We’re waking up to an extremely light dusting of snow here in Toronto, barely a white Christmas but nonetheless a special day for many of us. And that calls for something equally special to start the day. You know breakfast being the most important meal of the day and all that stuff, so why not start the overindulgence as soon as you get out of bed?
I made these eggs en cocotte for Christmas breakfast last year, inspired by Laura Calder. As many of you lovely readers know, it was Sean’s last earthly Christmas. I promised him a special treat before we went to church and since mushrooms were one of his favourite ingredients I thought it would be perfect to use as the base for the coddled eggs. Might I add, my dear sweet husband readily agreed.
Sean was a big fan of breakfast and would readily eat it at any time of the day. It was not unusual for us to have a simple frittata for dinner on nights we just didn’t feel like making anything too complicated. If there’s one thing that stood out in Sean’s kitchen repertoire it was his omelettes – he was a pro at making them. For one of his birthdays I even bought him a t-shirt with a graphic image of a full English breakfast that was entitled, ‘A Taste of Paradise’. Yeah, the man was a big, big fan.
To make things easier, I make the mushroom mixture the previous day so you just layer it with the eggs and cream and bake it the next morning. I remember using thyme last year, but my local supermarket was out of it so I chose to go with chives instead. Calder suggests serving the eggs with buttered toast, which quite honestly is the perfect accompaniment. You can dunk the slice in and scoop up the runny egg or mix everything together and spoon it onto the toast – any way you choose it will be just as delicious.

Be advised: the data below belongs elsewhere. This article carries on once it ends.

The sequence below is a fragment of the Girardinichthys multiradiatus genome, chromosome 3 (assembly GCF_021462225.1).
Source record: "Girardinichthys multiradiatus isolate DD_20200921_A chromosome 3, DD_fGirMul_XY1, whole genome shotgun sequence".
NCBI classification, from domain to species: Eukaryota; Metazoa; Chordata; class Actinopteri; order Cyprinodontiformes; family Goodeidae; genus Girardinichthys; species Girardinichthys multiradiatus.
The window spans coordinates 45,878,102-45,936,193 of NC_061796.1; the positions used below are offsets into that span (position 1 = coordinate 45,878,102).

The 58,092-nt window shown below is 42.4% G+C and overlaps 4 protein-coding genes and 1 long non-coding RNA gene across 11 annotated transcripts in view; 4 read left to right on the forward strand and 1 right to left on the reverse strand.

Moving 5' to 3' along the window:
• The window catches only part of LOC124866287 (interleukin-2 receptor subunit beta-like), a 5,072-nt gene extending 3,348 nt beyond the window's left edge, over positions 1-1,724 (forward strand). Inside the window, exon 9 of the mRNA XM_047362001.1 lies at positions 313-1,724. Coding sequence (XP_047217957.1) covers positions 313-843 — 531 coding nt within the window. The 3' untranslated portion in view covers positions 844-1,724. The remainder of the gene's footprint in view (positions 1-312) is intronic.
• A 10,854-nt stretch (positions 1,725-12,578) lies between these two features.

So I’m starting a bit of a tradition for myself this year. I’ve just devoured a ramekin of coddled eggs and I’m off to church – in fact, the very same parish that Sean went to mass for the last time. I remember it being a gorgeous, sunny day last year and we were both baffled by the fact that it felt more like a crisp fall day, instead of a frigid wintry one. No complains from me this year. Santa isn’t a miracle worker and isn’t going to be able to give me what I want, but I hope he is good to all of you as you celebrate with friends and family.
Merry Christmas and happy holidays.
Mushroom and eggs en cocotte
1 small onion (or shallot), chopped finely
1 clove of garlic, chopped finely
4 large cremini mushrooms, cubed
2 tbs chives, chopped finely (plus more for garnish)
2 tbs cream
Salt and pepper
Butter toast for serving
Heat a frying pan. Add the butter and once it’s melted add the garlic and onion to the pan. Once the onions caramelize, add the mushrooms. Make sure the pan is wide enough so the mushrooms saute and don’t steam because of overcrowding. he mushrooms will release a bit of water, so turn up the heat so that it evaporates and cook until lightly caramelized. Add salt and pepper to taste. Remove from heat and toss with the chives.
As Calder directs, heat the oven to 375ºF. In the meantime, divide the mushroom mixture between the two buttered ramekins. Break an egg over the mixture, add a tablespoon of cream and then some salt and pepper. Put the ramekins into a larger baking dish. Pour hot water into the larger baking dish until it comes half-way up the sides of the ramekin. Bake for around five to seven minutes, depending on the level of doneness you prefer. Serve with buttered toast.